3 min Security

‘Most incident response professionals face mental health problems’

‘Most incident response professionals face mental health problems’

Most incident response professionals seek help for mental health problems, according to a new report from IBM Security. More than half experience stress and anxiety in their daily lives.

The Cybersecurity Awareness Month kicked off on October 1. Over the course of the month, EU and US security authorities organize initiatives to bring attention to cybersecurity issues, solutions and professionals. IBM Security took the occasion to publish a report on the mental well-being of incident response professionals.

The pressures of incident response

Cybersecurity is multidisciplinary. Defending an organization is not only about preventing attacks, but also about responding to attacks, also known as incident response. X-Force, a division of IBM Security, specializes in the latter.

IBM Security recently initiated a survey on the work and well-being of incident response professionals. The researchers spoke with more than 1,000 practitioners in various industries worldwide.

81 percent reported that the psychological pressures of work increase as the threat of ransomware grows. 67 percent experience stress and anxiety in daily life. Insomnia and burnout were among the consequences cited.

Cybercrime increases

X-Force employees are one of the first contacts that IBM Security customers talk to when things go wrong. The professionals negotiate with ransomware groups, lock down systems to prevent spread and take responsibility for malware removal.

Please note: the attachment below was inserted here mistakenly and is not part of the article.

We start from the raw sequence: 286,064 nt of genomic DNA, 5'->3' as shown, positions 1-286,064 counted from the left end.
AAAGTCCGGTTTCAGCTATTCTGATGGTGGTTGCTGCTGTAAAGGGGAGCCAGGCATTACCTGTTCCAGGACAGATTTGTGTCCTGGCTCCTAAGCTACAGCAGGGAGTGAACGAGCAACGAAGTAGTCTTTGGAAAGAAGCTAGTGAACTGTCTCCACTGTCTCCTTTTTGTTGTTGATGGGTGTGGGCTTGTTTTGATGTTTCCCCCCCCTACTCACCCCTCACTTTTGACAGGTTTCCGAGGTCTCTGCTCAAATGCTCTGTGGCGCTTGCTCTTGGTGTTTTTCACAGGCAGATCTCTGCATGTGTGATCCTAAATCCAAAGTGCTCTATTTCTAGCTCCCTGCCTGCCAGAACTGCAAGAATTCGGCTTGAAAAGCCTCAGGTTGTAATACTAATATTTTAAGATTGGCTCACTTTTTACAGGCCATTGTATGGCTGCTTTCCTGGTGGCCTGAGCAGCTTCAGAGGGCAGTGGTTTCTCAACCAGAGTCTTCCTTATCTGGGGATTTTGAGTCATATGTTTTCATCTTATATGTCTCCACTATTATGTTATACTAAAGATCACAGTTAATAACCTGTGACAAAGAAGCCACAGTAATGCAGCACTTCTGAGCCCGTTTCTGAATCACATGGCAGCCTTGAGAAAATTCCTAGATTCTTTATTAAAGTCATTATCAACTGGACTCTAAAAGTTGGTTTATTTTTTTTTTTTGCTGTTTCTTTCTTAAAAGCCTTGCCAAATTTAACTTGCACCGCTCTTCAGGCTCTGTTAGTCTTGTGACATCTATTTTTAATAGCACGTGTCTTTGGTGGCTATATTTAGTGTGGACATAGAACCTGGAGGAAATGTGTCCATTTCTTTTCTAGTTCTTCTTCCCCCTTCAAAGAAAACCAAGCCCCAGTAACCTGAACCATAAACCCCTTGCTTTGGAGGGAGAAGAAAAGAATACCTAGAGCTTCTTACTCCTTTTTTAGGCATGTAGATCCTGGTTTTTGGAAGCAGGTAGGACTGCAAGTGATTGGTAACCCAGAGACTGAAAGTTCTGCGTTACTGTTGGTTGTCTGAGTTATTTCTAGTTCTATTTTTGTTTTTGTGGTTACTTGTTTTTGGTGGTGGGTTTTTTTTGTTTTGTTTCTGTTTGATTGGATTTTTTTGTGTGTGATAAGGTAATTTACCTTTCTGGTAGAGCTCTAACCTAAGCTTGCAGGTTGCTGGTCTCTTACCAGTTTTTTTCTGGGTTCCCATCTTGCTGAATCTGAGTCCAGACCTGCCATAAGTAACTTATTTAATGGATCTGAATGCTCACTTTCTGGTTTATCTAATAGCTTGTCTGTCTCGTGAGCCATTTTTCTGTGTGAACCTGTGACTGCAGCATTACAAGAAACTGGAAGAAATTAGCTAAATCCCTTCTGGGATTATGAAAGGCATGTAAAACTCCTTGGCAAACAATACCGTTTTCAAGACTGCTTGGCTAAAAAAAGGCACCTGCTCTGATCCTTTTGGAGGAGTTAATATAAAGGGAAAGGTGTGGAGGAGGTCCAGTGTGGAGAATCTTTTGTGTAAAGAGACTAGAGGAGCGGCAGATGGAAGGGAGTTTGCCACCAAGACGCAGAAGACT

The number of security incidents X-Force responded to grew by 25 percent between 2020 and 2021. Moreover, recent research from Check Point Software indicates that the number of network attacks increased by 50 percent between 2020 and 2021.

Organizations are struggling to find trained incident response professionals to keep up with the growth. According to 68 percent of those surveyed, responding to two or more cyber incidents at the same time is common.

Mental well-being

One-third of US respondents said that handling an incident takes an average of four to six weeks. A quarter described the first week as the most stressful and demanding. During this period, about one-third of respondents work more than 12 hours a day on average.

Most respondents receive mental health support to cope with the pressure. 84 percent report having access to resources for mental health issues. 64 percent seek mental health support because of the demanding nature of the job.


In the report, IBM describes a number of ways to reduce the pressure on incident response professionals. “Businesses can support incident responders by prioritizing cyber preparedness and creating plans and playbooks that are customized to their environment and resources”, the organization said.

“In addition, businesses can focus on testing their state of readiness through simulation exercises (such as pentests, ed). Not only to get a feel of how their teams will react under attack, but to provide opportunities to correctly integrate multiple teams that are engaged during a cyber incident.”